When it comes to branding, typography is one of the most important elements in developing a coherent brand system. Apart from your logo, the typefaces you use throughout your brand collateral, your website, your packaging, your signage and all other brand touchpoints make up the general look and feel of your brand, and should be as effective and recognisable as the logo itself.
There is no point in developing a beautiful icon for your logo, if the typeface of the brand name doesn’t suit. Equally, there is no point in developing a beautiful logo, if the rest of your brand looks amiss. The typeface you choose is even more important if your logo is a wordmark, with no icon included.
There are millions of fonts that have been designed by typographers, designers and type foundries, but what do you need to keep in mind to ensure your chosen typography effectively communicates your brand message (and looks good enough to eat)?
- Flexibility – Your chosen font families need to work across multiple brand touchpoints. You will need a font that works well in print and online, on a phone or on a billboard. Make sure your typeface is clear and easy to read. You might need to have multiple rules for your typefaces to ensure legibility for each application.
- Serif or Sans Serif Font? In typography, a serif is the small extra stroke found at the end of the main vertical and horizontal strokes on some of the letters. It is generally thought that serif fonts can aid in readability and are considered to be more of a traditional font. Sean serif fonts don’t have the extra strokes, and are generally considered to be more modern. Wether your typography includes both serfi and san serif fonts greatly depends on your brand personality and the applications where you brand is often applied. Your brand strategy will help reveal your brand personality and your designer will select a font that suits.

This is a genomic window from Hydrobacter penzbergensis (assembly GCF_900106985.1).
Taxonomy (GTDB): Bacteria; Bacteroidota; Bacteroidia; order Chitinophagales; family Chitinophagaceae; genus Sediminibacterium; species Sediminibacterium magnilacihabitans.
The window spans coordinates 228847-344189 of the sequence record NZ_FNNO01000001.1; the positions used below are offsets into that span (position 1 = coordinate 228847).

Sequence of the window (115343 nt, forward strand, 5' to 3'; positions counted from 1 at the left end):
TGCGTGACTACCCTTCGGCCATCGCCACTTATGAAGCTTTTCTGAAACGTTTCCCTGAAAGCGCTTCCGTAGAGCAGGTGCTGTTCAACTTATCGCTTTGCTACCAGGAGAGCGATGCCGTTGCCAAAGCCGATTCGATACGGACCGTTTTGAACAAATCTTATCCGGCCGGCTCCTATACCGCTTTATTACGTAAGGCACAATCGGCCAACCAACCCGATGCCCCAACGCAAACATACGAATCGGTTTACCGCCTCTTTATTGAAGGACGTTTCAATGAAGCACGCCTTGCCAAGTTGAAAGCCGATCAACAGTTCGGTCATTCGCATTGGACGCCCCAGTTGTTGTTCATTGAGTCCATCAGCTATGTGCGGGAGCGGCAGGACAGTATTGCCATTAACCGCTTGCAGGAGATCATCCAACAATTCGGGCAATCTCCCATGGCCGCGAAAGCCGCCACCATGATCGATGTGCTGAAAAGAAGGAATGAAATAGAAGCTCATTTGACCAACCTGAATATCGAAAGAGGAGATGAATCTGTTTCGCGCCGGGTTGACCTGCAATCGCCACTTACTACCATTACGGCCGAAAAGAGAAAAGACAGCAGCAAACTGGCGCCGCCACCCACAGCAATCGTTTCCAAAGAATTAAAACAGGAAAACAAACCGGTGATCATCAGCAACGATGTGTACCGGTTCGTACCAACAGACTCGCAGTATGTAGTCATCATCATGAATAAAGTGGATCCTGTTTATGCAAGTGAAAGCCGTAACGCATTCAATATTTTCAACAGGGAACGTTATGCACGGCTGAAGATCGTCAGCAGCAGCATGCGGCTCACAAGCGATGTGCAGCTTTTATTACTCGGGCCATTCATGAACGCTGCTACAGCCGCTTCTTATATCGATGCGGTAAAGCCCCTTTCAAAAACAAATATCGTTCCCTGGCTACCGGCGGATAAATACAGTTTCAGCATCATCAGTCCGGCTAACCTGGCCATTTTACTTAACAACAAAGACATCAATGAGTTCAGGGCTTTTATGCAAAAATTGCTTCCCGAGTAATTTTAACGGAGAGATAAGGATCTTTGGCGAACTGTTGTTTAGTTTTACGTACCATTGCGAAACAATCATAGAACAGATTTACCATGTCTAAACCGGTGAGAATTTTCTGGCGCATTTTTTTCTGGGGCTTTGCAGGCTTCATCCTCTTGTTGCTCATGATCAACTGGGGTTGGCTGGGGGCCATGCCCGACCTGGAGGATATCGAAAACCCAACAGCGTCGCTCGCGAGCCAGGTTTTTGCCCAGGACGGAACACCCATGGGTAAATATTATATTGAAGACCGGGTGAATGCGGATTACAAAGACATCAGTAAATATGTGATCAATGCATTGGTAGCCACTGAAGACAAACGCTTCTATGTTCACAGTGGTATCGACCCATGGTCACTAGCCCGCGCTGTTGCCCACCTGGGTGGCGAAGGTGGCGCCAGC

- Differentiation. One of the biggest mistakes we see when re-branding a business is when the typography is too bland. Effective typography needs to help you communicate. By adding differentiation, you’ll be able to capture attention and support information hierarchy. This can be done by using a different font for headings and subheadings, and choosing a different typeface for your body copy. Even if you settle on using only one typeface, you can create more meaning by using a different font sizes, weights, italics and capitals to develop a visual language. This can be further enhanced through the use of colour, and adding special text treatments for bullets, numbering, quotes, call outs and captions.
- Leading and Kerning Leading refers to the vertical gaps between lines of text and kerning refers to the spacing between the characters in a word. Beautiful typography takes this important but often overlooked element into account and a skilled designer will know how to manipulate the typeface to give it more or less ‘air’, therefore affecting how it is perceived and what message it conveys.
- Customisation When it comes to logo design, the typeface you use for your logo is crucial to the success of your logo. Don’t be fooled thinking its a quick and simple job to add a font to an icon. Some of the worlds simplest logos took hundreds of hours to create. Good designers will search the world over for THE perfect typeface, and in most cases, will individually manipulate and customise each letter shape to get that simple, timeless look.
Your typography is crucial to the success of your brand. Work with us to get it right.